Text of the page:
by Bill Robinson, PhD
As they saying goes, necessity is the mother of invention. Four years ago, Bob Sherman and I came to the Board of Jewish Education of Greater New York (newly rebranded as The Jewish Education Project). Serving a catchment area containing over 800 different early childhood centers, congregational schools, youth programs and day schools, we quickly realized that we did not have (nor conceivably) would ever have the resources to work 1 on 1 with each of these programs in the standard manner that has been the modus operandi of central agencies – teacher education and curriculum consultations. Add to that the new trend – the seeming need to offer organizational coaching – and we were doomed from the start. In the day school area alone, our catchment area was the size of the public school systems of Cleveland and Columbus combined. If we continued to pursue the standard strategy, by the time we would reach a quarter of the institutions, the cultures of the original institutions would have shifted back to their old ways, educators would have left their positions and lay leaders and funders would have moved on to other exciting opportunities. We needed a new strategy.
We stumbled upon a paper by Valdis Krebs, a pioneer in the use of networks for social change and spoke to a young friend of my cousin’s (tapping into my own network) who helped develop Howard Dean’s online strategy. Soon, we realized that the only way we would have sufficient resources to “move the needle” across the greater New York area is if we mobilized the entire community toward shared purpose and supporting each other. In network language, we would shift from being the hub of the network to being the network weaver. No longer being the central agency, we would become the catalyzing, connecting and creating agency.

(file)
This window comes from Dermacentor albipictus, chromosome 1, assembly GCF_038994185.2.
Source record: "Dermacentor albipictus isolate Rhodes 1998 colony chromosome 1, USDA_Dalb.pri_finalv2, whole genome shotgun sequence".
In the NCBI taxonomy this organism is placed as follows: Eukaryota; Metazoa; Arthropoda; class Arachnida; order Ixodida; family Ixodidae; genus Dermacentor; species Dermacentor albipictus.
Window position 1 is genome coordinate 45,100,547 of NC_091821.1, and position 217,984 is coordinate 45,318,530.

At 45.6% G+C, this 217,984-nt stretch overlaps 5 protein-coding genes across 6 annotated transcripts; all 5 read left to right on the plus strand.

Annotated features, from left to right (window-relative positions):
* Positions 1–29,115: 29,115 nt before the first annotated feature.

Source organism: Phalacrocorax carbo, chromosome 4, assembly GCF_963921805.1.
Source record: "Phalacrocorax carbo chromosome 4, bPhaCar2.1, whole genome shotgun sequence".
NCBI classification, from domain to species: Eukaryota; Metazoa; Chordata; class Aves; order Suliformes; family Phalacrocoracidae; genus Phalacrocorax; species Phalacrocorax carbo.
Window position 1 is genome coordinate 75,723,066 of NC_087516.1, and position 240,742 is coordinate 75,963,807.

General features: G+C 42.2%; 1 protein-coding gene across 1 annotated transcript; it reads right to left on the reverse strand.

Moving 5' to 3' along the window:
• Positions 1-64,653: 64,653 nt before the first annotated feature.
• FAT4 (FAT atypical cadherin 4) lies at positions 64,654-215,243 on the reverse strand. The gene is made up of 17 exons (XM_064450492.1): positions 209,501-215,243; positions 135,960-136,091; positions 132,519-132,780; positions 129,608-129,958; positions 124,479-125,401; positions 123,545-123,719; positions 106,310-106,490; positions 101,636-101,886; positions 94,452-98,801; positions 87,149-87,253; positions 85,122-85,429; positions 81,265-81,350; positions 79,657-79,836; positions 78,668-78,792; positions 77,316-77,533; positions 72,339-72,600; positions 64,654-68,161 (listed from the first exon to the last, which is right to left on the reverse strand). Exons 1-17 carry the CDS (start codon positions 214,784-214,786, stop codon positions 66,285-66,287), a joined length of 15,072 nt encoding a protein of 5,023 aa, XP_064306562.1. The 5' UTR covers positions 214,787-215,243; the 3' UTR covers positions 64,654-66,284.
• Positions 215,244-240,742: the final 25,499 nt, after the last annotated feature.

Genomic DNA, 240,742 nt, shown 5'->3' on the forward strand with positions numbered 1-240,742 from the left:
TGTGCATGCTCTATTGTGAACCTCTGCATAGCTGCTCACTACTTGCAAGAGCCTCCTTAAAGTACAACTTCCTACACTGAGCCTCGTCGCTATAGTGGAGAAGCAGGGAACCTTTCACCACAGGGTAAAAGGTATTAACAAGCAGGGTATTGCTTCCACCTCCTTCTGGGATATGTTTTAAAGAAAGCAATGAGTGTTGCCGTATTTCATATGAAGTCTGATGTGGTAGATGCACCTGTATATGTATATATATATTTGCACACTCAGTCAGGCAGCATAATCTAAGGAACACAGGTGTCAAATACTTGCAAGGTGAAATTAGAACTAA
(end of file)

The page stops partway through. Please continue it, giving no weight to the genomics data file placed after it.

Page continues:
Or, as Roger Cohen has described Obama’s strategy in Libya, we would lead from behind. Which often means that while our staff worked assiduously back-channeling, our name and our brand would not be out front. Many of you have heard about the re-branding of the Schechter Day School Network. But, even close colleagues of mine in other institutions don’t know that it was The Jewish Education Project that brought to an emerging consortium of tri-state Solomon Schechter day schools the idea and the resources (through a collaboration with UJA-Federation of NY) to achieve this and guided this process in a collegial manner with a great group of professional and lay leaders from those schools.
Our presence is often hidden because we want to empower our partners to devote their energy and talents to our shared endeavors. So, we stay mostly behind the scenes, as with the Schechter rebranding, or we work in collaborations and build coalitions. The Jewish Futures Conference, the Digital Jewish Learning Network, and the Coalition of Innovating Congregations are some of those examples.